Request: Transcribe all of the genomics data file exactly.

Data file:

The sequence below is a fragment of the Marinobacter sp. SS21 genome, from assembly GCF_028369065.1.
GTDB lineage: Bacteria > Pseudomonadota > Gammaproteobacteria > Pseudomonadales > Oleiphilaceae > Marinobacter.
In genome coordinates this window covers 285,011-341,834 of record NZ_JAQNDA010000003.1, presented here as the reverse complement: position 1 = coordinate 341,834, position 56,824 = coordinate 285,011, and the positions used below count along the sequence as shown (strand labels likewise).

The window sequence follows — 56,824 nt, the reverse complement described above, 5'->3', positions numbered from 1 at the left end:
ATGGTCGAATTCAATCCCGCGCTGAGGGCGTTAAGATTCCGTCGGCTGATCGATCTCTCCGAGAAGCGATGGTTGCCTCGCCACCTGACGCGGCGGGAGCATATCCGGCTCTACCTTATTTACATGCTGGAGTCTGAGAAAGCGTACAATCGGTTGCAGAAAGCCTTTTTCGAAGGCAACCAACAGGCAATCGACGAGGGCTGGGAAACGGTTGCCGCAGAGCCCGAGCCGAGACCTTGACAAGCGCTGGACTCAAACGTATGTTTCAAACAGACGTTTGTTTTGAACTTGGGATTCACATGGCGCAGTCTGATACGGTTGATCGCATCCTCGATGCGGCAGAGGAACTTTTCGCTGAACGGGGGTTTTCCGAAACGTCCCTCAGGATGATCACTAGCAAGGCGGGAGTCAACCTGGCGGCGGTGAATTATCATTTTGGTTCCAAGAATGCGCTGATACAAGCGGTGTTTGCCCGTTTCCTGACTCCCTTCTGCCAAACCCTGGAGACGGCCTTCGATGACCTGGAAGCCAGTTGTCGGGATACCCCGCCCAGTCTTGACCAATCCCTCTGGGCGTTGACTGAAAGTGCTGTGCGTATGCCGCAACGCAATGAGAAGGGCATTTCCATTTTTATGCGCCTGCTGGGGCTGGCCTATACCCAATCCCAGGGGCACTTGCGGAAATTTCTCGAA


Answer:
The sequence below is a fragment of the Marinobacter sp. SS21 genome, from assembly GCF_028369065.1.
GTDB lineage: Bacteria > Pseudomonadota > Gammaproteobacteria > Pseudomonadales > Oleiphilaceae > Marinobacter.
In genome coordinates this window covers 285,011-341,834 of record NZ_JAQNDA010000003.1, presented here as the reverse complement: position 1 = coordinate 341,834, position 56,824 = coordinate 285,011, and the positions used below count along the sequence as shown (strand labels likewise).

The window sequence follows — 56,824 nt, the reverse complement described above, 5'->3', positions numbered from 1 at the left end:
ATGGTCGAATTCAATCCCGCGCTGAGGGCGTTAAGATTCCGTCGGCTGATCGATCTCTCCGAGAAGCGATGGTTGCCTCGCCACCTGACGCGGCGGGAGCATATCCGGCTCTACCTTATTTACATGCTGGAGTCTGAGAAAGCGTACAATCGGTTGCAGAAAGCCTTTTTCGAAGGCAACCAACAGGCAATCGACGAGGGCTGGGAAACGGTTGCCGCAGAGCCCGAGCCGAGACCTTGACAAGCGCTGGACTCAAACGTATGTTTCAAACAGACGTTTGTTTTGAACTTGGGATTCACATGGCGCAGTCTGATACGGTTGATCGCATCCTCGATGCGGCAGAGGAACTTTTCGCTGAACGGGGGTTTTCCGAAACGTCCCTCAGGATGATCACTAGCAAGGCGGGAGTCAACCTGGCGGCGGTGAATTATCATTTTGGTTCCAAGAATGCGCTGATACAAGCGGTGTTTGCCCGTTTCCTGACTCCCTTCTGCCAAACCCTGGAGACGGCCTTCGATGACCTGGAAGCCAGTTGTCGGGATACCCCGCCCAGTCTTGACCAATCCCTCTGGGCGTTGACTGAAAGTGCTGTGCGTATGCCGCAACGCAATGAGAAGGGCATTTCCATTTTTATGCGCCTGCTGGGGCTGGCCTATACCCAATCCCAGGGGCACTTGCGGAAATTTCTCGAA